For a few moments, around the time my eldest daughter was halfway through her first year, I felt like I was on top of my parenting game. I had a six month old who ate well, slept like a champ (finally), had mastered a mean commando crawl and was showered with attention as the first baby of the next generation in our families.
Nine years and two births later, parenting feels like a constant learning curve that shows no signs of abating. It’s a daily navigation through a complex labyrinth of sibling rivalry, friendships, self-image, playground politics and an onslaught of emotions.
Yet as my first decade anniversary of parenting approaches, there are six things I now know to be true (at least for today).
- Lay off the judgement When it comes to parenting decisions there’s no shortage of ammunition to judge each other about. So much of this judgement I suspect is driven by our own deep-seated panic that we are doing a horrible job and scarring our kids for life. The responsibility of parenting is overwhelming and the lack of any balanced feedback from the objects of our devotion can make us wonder whether we are doing anything right. This harsh self-criticism and anxiety may briefly feel more manageable when we project it onto others and point out how they are clearly doing it all wrong. It needs to stop. Most of us are doing the best we can, trying to get through the day and raise kids that are resilient, confident and happy. We need to be kinder to each other and ourselves.
- Mistakes happen We may be doing the best we can, but there is no such thing as parenting perfection. We all have limitations and moments of weakness. We can aspire to kicking parenting goals while reminding ourselves that children learn from the way we deal with our own imperfections as much as they do from all we do well.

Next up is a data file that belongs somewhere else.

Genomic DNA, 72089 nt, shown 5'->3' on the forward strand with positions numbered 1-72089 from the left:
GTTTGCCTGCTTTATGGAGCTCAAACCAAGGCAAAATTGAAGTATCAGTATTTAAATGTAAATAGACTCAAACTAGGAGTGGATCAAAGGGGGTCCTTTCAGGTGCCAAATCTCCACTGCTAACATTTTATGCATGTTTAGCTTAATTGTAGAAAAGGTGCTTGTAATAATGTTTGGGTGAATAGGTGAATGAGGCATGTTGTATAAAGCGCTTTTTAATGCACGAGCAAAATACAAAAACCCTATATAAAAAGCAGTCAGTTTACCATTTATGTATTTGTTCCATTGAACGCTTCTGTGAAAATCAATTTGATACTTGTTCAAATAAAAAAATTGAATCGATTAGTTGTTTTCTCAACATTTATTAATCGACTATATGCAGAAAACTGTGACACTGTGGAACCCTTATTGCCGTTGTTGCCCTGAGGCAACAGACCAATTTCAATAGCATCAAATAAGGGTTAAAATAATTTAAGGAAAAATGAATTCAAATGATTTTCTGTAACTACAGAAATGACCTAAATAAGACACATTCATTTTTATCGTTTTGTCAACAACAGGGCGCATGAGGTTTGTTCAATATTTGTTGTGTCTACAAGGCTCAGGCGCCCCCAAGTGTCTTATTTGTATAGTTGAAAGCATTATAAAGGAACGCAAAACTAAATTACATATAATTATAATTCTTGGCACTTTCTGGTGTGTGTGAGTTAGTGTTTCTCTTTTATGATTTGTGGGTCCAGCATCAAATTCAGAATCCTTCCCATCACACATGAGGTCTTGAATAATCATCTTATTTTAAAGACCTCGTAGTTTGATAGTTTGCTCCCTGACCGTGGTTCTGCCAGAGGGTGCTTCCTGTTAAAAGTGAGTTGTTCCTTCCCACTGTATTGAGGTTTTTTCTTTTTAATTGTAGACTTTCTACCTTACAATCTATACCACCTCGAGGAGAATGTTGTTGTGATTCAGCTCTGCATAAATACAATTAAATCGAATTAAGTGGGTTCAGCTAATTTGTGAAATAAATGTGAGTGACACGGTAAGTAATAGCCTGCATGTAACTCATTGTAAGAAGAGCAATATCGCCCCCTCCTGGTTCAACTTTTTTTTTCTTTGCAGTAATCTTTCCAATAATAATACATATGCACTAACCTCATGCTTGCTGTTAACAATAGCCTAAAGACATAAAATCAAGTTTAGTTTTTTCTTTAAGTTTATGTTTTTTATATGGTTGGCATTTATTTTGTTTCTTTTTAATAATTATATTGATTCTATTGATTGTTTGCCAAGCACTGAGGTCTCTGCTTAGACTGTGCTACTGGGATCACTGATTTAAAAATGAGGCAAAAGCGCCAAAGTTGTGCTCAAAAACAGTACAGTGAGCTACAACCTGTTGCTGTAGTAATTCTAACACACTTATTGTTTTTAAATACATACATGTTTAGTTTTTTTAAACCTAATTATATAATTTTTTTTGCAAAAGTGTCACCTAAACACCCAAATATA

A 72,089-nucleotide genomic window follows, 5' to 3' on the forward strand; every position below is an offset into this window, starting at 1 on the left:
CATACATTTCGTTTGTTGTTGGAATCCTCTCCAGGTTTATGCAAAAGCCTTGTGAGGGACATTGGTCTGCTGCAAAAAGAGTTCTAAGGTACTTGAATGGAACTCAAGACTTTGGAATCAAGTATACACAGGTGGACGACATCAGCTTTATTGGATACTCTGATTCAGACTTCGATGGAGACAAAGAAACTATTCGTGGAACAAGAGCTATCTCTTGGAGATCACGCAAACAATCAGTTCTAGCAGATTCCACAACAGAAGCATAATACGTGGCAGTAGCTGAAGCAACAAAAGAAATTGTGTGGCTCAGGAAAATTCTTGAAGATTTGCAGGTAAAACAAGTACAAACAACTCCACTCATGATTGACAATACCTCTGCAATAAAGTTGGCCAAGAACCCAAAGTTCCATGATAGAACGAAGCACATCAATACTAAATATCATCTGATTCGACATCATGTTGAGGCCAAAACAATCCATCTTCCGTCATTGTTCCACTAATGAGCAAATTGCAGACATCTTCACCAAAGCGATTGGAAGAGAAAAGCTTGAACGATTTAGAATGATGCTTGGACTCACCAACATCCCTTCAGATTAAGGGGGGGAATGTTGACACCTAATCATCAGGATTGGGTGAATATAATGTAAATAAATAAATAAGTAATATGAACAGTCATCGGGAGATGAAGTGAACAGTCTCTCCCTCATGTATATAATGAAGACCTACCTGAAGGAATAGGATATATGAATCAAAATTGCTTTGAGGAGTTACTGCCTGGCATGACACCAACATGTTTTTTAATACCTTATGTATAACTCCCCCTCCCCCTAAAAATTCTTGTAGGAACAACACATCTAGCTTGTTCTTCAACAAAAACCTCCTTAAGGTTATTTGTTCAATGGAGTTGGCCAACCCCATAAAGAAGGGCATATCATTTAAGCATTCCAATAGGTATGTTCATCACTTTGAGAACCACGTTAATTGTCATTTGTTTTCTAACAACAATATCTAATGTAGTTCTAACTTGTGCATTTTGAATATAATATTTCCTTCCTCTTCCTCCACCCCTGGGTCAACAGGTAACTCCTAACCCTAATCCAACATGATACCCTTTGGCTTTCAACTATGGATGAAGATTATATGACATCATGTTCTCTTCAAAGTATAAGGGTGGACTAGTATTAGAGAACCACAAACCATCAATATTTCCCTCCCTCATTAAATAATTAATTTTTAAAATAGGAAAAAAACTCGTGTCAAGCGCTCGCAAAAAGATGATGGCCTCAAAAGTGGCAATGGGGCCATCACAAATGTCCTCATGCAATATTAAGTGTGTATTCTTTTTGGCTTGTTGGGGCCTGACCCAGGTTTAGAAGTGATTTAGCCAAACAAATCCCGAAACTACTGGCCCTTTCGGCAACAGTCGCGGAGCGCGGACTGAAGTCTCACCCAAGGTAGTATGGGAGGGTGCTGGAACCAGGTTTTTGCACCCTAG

- If mama ain’t happy…..ain’t nobody happy Never a truer word has been spoken. The demands of kids can be punishing and it’s easy to get weighed down under a pile of laundry, dishes and after school activities only to end up looking at yourself in the mirror one day and wondering, how the hell did I get here? Take the time to nurture yourself: play sport, join a book club, get up on stage, whatever it is that helps you keep connected with who you are outside of being someone’s mum. Don’t lose touch with the person you were before having kids; you’ll need her around.
- Kids’ memories are strong…but not always in exactly the way you’d like. You can spend hours on the weekend explaining theories of how the world was created, playing board games and generally indulging your kids in a world of wisdom. But what will your kids they tell their class come Monday morning? Probably how their mum was driving and dropped the f-bomb. Funny how this power of recall magically disappears when you’ve asked them to clean their room. For the fifth time.
- Little kids, little problems. Big kids, big problems. When I was in the throes of sleepless nights and the delirium that accompanies it, my own mum’s sage advice was, ‘little kids, little problems, big kids, big problems’. It still reverberates now because it’s true. Having small kids is mentally and physically exhausting but the stuff to really worry about, if you’re lucky, can be distilled into the three basics: eat-play-sleep. As they get older there is so much more to navigate: social complexities, body image, online safety, self-esteem and that’s only skimming the surface. It’s no longer possible to cocoon your child in an organically sealed bubble where toys are gender-neutral and every milestone is applauded. Once they’re at school, friends, teachers and the big wide world start filling their minds. It can feel like years of building up your child’s self-confidence can be undone with a casually delivered ‘You’re ugly/fat/stupid’ in the school playground.
- Time really does fly When my eldest turned nine I couldn’t get my head around the fact that she was half way to adulthood (or the fact she thought she was already there). I remember counting her age in months until she turned two and feeling like these years would last forever. Now it feels like all the clichés about time flying by too past are painfully true.
The best piece of parenting wisdom I’ve received, which resonates with me now more than ever, is this: The days may be long, but the years are short. Here’s to the next decade.